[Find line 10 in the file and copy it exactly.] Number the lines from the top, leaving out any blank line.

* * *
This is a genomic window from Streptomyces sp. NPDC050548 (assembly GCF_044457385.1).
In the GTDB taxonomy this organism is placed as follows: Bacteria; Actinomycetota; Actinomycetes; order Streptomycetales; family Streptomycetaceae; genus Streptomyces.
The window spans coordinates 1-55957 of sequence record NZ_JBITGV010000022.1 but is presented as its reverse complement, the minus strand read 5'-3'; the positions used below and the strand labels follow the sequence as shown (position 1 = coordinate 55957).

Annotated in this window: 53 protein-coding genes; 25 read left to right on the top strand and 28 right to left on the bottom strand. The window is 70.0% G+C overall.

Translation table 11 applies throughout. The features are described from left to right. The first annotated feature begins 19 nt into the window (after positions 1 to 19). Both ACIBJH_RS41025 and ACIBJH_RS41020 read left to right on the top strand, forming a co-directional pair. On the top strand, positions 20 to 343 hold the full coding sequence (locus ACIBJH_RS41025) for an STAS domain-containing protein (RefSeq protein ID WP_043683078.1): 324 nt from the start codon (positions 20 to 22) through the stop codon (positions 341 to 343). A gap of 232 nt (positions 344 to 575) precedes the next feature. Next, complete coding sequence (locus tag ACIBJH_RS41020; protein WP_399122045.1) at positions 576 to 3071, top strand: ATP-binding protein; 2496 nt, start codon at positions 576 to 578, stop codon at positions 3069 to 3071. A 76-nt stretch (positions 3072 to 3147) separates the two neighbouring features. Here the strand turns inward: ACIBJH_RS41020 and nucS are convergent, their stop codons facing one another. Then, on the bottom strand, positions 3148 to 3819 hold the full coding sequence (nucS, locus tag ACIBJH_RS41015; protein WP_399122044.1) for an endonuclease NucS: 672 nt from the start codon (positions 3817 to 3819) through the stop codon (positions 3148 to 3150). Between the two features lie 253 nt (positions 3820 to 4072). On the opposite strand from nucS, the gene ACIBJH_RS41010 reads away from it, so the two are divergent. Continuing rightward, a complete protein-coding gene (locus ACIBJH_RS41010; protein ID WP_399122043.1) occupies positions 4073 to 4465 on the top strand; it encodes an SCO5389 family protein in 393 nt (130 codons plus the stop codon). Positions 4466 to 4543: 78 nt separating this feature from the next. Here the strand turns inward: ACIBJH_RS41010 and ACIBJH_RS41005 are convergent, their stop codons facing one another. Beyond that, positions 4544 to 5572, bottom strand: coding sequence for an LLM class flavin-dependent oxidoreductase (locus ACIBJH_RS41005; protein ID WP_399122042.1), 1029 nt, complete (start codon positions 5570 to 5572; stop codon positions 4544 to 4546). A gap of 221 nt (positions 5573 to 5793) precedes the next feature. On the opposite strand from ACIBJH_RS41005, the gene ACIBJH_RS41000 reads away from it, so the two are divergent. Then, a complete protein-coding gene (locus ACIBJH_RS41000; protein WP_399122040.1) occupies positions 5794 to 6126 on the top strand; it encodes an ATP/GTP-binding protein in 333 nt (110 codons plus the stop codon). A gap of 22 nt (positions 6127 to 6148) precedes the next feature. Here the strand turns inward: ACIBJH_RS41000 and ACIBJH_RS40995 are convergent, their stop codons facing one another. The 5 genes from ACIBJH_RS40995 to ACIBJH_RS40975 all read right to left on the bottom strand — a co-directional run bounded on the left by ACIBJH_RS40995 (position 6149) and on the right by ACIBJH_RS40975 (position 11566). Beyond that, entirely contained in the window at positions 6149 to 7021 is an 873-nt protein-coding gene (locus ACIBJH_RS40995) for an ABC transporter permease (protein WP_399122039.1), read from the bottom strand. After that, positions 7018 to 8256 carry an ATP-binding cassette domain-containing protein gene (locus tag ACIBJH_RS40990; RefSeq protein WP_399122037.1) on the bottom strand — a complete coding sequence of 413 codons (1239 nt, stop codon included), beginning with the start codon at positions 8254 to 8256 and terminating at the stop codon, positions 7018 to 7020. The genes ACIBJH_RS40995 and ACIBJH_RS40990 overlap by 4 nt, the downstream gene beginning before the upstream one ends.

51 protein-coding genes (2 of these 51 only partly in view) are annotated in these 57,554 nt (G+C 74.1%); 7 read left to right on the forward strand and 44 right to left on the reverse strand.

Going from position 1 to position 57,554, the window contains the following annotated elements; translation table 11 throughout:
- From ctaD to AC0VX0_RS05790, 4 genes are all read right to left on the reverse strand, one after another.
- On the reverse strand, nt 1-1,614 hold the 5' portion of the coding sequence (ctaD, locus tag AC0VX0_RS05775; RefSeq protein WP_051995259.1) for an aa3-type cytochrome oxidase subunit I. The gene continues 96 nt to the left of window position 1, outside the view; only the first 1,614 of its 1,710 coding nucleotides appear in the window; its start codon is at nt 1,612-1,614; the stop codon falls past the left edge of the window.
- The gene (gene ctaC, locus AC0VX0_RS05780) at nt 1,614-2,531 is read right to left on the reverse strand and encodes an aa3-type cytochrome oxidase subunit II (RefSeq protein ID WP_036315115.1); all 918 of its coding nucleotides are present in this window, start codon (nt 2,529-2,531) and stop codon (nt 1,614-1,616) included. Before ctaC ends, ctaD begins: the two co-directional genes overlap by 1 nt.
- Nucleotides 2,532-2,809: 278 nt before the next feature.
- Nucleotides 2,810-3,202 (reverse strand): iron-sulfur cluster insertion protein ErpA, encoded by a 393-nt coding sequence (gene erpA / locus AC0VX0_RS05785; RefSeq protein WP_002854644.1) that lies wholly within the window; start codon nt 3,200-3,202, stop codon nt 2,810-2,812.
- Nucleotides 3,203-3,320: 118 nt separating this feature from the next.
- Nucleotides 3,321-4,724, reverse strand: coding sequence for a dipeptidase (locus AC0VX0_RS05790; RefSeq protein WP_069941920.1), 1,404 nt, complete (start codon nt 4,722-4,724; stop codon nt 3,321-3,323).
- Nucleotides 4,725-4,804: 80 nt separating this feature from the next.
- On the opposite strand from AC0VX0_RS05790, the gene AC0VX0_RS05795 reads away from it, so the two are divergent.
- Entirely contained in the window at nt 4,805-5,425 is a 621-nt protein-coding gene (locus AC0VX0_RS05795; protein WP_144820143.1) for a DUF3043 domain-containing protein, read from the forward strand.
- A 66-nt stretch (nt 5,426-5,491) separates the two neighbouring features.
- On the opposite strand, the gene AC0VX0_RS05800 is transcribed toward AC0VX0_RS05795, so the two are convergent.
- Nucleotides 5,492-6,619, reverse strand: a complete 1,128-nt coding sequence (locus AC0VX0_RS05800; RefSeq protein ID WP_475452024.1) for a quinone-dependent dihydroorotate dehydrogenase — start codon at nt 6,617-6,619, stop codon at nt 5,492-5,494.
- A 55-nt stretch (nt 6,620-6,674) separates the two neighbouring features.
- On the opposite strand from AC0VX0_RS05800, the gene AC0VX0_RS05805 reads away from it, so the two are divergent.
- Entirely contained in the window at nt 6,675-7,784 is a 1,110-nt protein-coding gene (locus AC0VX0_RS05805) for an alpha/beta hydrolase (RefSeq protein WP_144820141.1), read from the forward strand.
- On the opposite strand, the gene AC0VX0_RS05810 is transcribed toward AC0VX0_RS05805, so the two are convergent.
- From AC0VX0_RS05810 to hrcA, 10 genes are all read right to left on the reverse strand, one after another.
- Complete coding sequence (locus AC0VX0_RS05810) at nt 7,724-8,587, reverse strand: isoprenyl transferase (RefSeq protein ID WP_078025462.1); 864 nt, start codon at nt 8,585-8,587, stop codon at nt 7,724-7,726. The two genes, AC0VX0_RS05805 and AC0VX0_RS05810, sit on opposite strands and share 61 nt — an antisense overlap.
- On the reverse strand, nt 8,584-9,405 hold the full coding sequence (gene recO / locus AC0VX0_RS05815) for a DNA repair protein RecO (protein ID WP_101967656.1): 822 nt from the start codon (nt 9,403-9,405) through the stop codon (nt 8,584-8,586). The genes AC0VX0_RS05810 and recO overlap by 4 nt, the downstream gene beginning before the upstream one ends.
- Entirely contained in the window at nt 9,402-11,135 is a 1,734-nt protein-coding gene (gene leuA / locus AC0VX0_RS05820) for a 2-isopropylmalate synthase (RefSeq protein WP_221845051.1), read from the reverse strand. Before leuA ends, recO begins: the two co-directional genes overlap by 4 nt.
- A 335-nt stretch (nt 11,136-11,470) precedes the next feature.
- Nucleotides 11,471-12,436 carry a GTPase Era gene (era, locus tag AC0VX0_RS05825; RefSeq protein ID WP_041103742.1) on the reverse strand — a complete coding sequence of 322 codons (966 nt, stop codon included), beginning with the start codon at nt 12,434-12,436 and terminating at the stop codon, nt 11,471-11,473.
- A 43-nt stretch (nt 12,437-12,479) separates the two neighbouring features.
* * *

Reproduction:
- The gene (gene ctaC, locus AC0VX0_RS05780) at nt 1,614-2,531 is read right to left on the reverse strand and encodes an aa3-type cytochrome oxidase subunit II (RefSeq protein ID WP_036315115.1); all 918 of its coding nucleotides are present in this window, start codon (nt 2,529-2,531) and stop codon (nt 1,614-1,616) included. Before ctaC ends, ctaD begins: the two co-directional genes overlap by 1 nt.